“In a city of nine-thousand, my Lady, every child below the age of six was dead save one. Below the age of ten, nearly half were dead.” Sablo stated softly. “Every time a gate opens, it is the young that die first. The first few seconds, all babies die. The first and second minute, all toddlers perish. And so it continues up ages. The statement of the Val’Nal’sarkoth carries truth. The millions that died do not affect us directly in our numbers, but it is not us that suffer; it are satellite people, who do not have our numbers. And even if they did, the fact that the loss is a generation would still make it unacceptable. Three thousand children died in that city. Ten adults of poor health did not survive the strain of a nether-gate pulling on their souls. Fifty mothers could not deal with the grief of losing their children and thirty lost the children they were carrying in a miss-carriage.” His eyes were narrowed. “That was one gate, and merely its’ deaths, Rulers of Chel’el’sussoloth. Multiply this by every gate you open and tell me; are we to ignore the millions of dead children littering our worlds? Are we to ignore those that somehow survive and who will be marked by it?” Again he gestured to Waes’soloth. “The scars on her soul come not from her travel to our world. They come from a gate one of you opened over a decade ago.”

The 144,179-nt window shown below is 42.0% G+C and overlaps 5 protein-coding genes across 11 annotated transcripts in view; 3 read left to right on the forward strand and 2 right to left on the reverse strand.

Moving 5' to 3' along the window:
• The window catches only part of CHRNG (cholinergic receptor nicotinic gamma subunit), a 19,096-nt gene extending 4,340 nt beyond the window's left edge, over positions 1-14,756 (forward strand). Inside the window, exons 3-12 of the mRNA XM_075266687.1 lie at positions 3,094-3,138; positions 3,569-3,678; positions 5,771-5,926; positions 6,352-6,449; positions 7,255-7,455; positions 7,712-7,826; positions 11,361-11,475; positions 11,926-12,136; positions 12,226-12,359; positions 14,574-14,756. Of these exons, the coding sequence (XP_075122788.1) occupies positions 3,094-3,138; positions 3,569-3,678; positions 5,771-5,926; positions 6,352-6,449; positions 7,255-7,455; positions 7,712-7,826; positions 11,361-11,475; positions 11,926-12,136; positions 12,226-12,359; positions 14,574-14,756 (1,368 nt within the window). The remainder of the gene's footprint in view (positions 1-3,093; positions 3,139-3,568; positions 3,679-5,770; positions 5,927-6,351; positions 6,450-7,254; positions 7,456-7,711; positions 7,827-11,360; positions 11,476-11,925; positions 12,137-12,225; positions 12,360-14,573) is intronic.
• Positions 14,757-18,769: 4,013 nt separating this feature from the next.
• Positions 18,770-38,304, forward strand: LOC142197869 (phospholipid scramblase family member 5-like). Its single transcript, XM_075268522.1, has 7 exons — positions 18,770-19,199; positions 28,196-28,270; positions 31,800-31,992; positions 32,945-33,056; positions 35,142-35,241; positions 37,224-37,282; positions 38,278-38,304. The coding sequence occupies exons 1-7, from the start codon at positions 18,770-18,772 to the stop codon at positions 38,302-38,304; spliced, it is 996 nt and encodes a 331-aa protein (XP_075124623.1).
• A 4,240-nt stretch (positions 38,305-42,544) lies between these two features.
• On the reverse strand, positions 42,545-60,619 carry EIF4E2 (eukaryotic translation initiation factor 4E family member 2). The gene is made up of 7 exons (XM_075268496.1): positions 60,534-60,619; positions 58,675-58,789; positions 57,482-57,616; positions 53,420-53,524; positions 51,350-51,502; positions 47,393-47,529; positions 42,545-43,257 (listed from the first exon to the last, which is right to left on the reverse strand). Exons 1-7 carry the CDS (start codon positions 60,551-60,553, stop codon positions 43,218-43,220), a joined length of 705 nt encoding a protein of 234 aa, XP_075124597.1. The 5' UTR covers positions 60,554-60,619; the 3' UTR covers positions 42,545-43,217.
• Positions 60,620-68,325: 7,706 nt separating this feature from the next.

“We came for talks, people of Chel’el’sussoloth, but there are plenty of people, of parents, who would not mourn if it came to war.” Grace had sunk back into her seat. “Because regardless of what you expect us to do, they will not ignore their dead children… and will take any excuse to petition their respective factions for extermination of the art that cost them so much. And the factions will answer that call, they will have no choice but to.”
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Re: Beyond the Nethergate - Chapter 11 - DT/DS Crossover

Postby SFI » Tue Sep 19, 2017 9:20 am

“How… how bad is it exactly?” Shimi’lande asked softly.